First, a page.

Acquisitions can be one of the fastest and most effective ways for a company to expand its reach, attract new business, and ultimately spur success. While organic growth is important, it’s not the only way to scale a business. A majority of the large, successful companies we see today have been built on at least one, if not more, mergers or acquisitions.
That being said, mergers and acquisitions come with their own set of unique challenges. For a deal to bring enduring synergy, both companies (but particularly the acquirer) need to stay the course. Here are four critical aspects leaders should keep top of mind when navigating a deal.
It goes without saying that the potential acquisition has to add something worthwhile to be considered truly valuable, whether it be a new location, business service, or technology. Not only does this value need to exist, but the acquirer needs to be able to use it strategically.
So, ask yourself, does the new location, business service, or technology align with your company's strategic goals? The answer should be a resounding yes—maybe not just for this year, but for years to come, as well.
Do the inherent values of both organizations match up? This is something I ask myself any time we are considering a potential acquisition. A large part of my role as a CEO is spent building and sustaining company culture. Businesses, regardless of their industry, are driven by people and the inherent traits they regularly uphold.
Therefore, it’s critical that the individuals set to come together as a result of the business deal share congruent core values. Looking beyond business synergy and specifically at company culture will ultimately aid in the integration process, which can become arduous if you downplay the importance of cultural fit.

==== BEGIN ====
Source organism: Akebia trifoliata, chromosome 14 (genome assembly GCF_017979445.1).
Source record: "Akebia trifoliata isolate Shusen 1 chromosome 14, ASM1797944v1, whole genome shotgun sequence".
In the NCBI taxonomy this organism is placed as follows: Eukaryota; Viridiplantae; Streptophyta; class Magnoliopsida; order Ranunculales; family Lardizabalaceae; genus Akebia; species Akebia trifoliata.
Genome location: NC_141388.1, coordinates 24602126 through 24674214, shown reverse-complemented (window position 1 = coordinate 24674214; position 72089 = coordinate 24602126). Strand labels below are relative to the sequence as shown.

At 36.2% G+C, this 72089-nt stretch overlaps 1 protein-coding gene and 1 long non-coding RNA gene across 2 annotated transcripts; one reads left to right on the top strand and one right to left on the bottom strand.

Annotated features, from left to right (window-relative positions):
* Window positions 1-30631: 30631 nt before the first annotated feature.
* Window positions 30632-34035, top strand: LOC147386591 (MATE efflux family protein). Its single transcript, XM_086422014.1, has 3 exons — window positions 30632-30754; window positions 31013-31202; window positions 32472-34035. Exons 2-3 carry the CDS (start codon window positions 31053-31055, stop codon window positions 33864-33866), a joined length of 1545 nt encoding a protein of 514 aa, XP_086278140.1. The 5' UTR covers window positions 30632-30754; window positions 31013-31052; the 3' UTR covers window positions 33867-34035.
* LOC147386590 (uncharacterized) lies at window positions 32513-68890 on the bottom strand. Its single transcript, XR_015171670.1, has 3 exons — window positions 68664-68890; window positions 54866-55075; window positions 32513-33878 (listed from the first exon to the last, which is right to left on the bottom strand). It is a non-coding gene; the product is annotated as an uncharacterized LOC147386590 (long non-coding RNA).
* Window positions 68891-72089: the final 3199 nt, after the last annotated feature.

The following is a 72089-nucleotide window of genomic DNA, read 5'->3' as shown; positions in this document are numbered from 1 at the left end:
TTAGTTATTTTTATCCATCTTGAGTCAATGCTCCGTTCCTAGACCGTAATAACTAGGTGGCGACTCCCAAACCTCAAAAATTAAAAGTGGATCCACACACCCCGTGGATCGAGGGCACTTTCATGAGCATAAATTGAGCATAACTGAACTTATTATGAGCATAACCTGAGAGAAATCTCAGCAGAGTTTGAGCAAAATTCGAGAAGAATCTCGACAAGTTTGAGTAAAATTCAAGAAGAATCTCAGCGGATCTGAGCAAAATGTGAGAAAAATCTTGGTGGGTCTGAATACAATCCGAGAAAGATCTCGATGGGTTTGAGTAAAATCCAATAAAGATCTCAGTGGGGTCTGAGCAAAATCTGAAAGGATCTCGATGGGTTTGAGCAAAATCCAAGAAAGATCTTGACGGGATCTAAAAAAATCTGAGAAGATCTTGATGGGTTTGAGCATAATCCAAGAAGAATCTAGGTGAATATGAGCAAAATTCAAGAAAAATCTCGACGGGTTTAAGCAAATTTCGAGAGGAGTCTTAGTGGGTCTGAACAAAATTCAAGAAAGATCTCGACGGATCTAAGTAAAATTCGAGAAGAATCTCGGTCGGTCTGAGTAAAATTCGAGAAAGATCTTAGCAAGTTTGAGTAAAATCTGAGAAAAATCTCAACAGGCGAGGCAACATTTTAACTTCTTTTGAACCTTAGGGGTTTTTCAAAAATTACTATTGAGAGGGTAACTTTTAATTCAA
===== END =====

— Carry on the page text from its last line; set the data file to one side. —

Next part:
When an acquisition is underway, it is common for respective leaders from both organizations to meet regularly prior to the deal’s closing. Use this time wisely. Try to determine if there’s inherent harmony between both parties; a mutual understanding and a collective push for shared success are optimal. How senior leadership gets along serves as a primary indicator of how the teams below them will work together down the line.
Both organizations should not only accept change but embrace it. Mergers and acquisitions don’t bode well for the rigid. In other words, growth at scale goes hand-in-hand with change and the
inherent uncertainty that follows. Certainly, perform your due diligence but as a leader—and ultimately a decision-maker—you’ll never have all the information you feel you need.
Candidly, I have found that a healthy dose of humility is also required, particularly on behalf of the acquirer, for a deal to reach its true potential. As a leader, if you walk into the acquisition process believing you have all of the answers, chances are the deal won’t go as planned. Listening oftentimes is the first step to progress, especially in the board room.